The Lego project


On Tuesday, the 13 project teams worked full speed on their assignment: Make the European School more green. There was very positive energy in the ICT rooms and we saw some very innovative ideas, solutions and advanced projects.

As teams made some very good progress, it also became much more clear what were the expectations. Also, the coding part of the project became less of a challenge as teams had a chance to test, try and re-try while teachers played fully their facilitator role.

They all identified the environmental challenge they wanted to solve, from food waste, to school bus pollution, to sorting waste, energy consumption… Two external speakers from the LEGO Group and a Chef who is also developing a litter app inspired children for their research. A key highlight of the day was the chocolate mousse which the Chef cooked for children.

Teams learnt to collaborate, communicate and develop their creative thinking skills. They split the tasks and worked on the presentation, did some robot prototyping and some construction mixing materials. Some teams took the opportunity to interview school personnel to gather insights.

During the feedback session, they shared they had a very good day. They really enjoyed working with students from other sections. The hands-on/minds-on approach for the project and the fact that there is no right/no wrong is extremely appealing to students.

Friday morning (9.30-12.00), parents, teachers and pupils are invited to salle polyvalent where the teams will exhibit their solutions to one environmental challenge.


This week, the European School, some parents and LEGO Education are piloting a co-created project. 51 pupils (S3) are tasked with the challenge to make their school greener using coding and robotics solutions.

The project consists of two main workstreams:

  1. Pupils have researched with their teachers some issues around climate change and the protection of the environment. We are asking teams to present to a jury a solution to one environmental challenge which the school is facing, e.g. energy consumption, waste, air pollution, transportation to school…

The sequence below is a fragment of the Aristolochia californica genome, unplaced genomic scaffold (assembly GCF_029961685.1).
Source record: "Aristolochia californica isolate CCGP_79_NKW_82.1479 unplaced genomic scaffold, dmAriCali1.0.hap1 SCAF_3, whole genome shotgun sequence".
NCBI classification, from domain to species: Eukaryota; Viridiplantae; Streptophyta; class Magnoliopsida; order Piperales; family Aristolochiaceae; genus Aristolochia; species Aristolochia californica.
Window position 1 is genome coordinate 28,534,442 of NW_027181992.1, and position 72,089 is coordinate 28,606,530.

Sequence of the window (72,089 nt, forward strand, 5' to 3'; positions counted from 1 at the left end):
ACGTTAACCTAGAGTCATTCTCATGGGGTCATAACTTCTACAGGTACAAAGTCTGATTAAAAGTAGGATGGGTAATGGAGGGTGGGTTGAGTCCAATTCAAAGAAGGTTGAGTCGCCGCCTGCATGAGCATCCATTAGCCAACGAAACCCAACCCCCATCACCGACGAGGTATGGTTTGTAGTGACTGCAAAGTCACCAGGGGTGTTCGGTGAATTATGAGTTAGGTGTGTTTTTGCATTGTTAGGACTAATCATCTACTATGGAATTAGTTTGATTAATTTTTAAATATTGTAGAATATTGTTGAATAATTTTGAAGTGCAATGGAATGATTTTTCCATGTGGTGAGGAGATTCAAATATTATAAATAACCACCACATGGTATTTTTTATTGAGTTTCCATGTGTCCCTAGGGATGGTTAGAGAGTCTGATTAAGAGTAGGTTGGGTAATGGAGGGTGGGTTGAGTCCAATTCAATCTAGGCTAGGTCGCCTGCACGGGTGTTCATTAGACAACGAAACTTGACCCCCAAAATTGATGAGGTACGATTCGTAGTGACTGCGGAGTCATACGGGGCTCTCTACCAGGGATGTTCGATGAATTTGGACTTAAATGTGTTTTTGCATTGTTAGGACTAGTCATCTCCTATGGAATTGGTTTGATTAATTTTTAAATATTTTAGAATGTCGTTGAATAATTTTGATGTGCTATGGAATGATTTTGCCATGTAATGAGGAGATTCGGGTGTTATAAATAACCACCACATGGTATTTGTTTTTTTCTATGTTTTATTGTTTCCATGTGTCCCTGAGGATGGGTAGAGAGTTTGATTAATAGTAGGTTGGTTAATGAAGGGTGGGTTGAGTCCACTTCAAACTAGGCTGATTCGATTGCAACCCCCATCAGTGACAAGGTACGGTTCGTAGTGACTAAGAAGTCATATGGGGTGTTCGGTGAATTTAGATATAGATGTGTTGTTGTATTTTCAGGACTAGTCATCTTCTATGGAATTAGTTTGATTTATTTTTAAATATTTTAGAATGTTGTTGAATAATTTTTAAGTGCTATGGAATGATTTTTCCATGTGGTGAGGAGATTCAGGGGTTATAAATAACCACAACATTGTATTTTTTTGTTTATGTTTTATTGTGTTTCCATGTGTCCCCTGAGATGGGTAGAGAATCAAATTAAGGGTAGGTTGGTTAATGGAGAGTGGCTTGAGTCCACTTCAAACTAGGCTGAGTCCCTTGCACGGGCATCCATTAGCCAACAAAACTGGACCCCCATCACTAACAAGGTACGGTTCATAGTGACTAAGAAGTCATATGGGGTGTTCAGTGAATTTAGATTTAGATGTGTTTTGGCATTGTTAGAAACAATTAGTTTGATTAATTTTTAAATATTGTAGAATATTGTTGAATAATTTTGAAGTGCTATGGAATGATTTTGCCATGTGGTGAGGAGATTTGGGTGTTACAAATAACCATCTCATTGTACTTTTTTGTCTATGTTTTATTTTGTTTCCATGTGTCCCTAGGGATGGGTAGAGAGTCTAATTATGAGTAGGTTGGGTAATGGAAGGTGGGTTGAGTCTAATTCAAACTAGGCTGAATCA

2. Teams will build and code a robotic solution to the environmental problem each team has chosen to address.

The robotic solution will also be presented to a jury. All the teams will exhibit their research and robot solution to parents on Friday 22 February.

The purpose of the project week is to explore hands-on curriculum-based teaching solutions and playful learning experiences that develop students’ Science, Technology, Engineering, Maths and 21st Century skills.

Such skills are important to ensure students’ employability in the future, e.g. critical thinking and creativity.  Today, most jobs require at least some level of digital skills. Yet, there is a digital skills shortage as the vast majority of Europeans do not properly master new technologies. Meanwhile, the younger generations might be digitally confident, but not always digitally competent.

So today, the teams got to know each other and primarily focused the effort brainstorming which environmental issue they wanted to address. Different teams had different approaches, e.g. work collectively, split the team, explore the robot functions first.

A guest speaker from the European Commission’s in-house think tank made a presentation on climate change to inspire the pupils.

We are off for a good start and look forward to seeing many of you on Friday 9.30-12.00 to visit the booth of the students, show support and hear from them what they learnt through the week.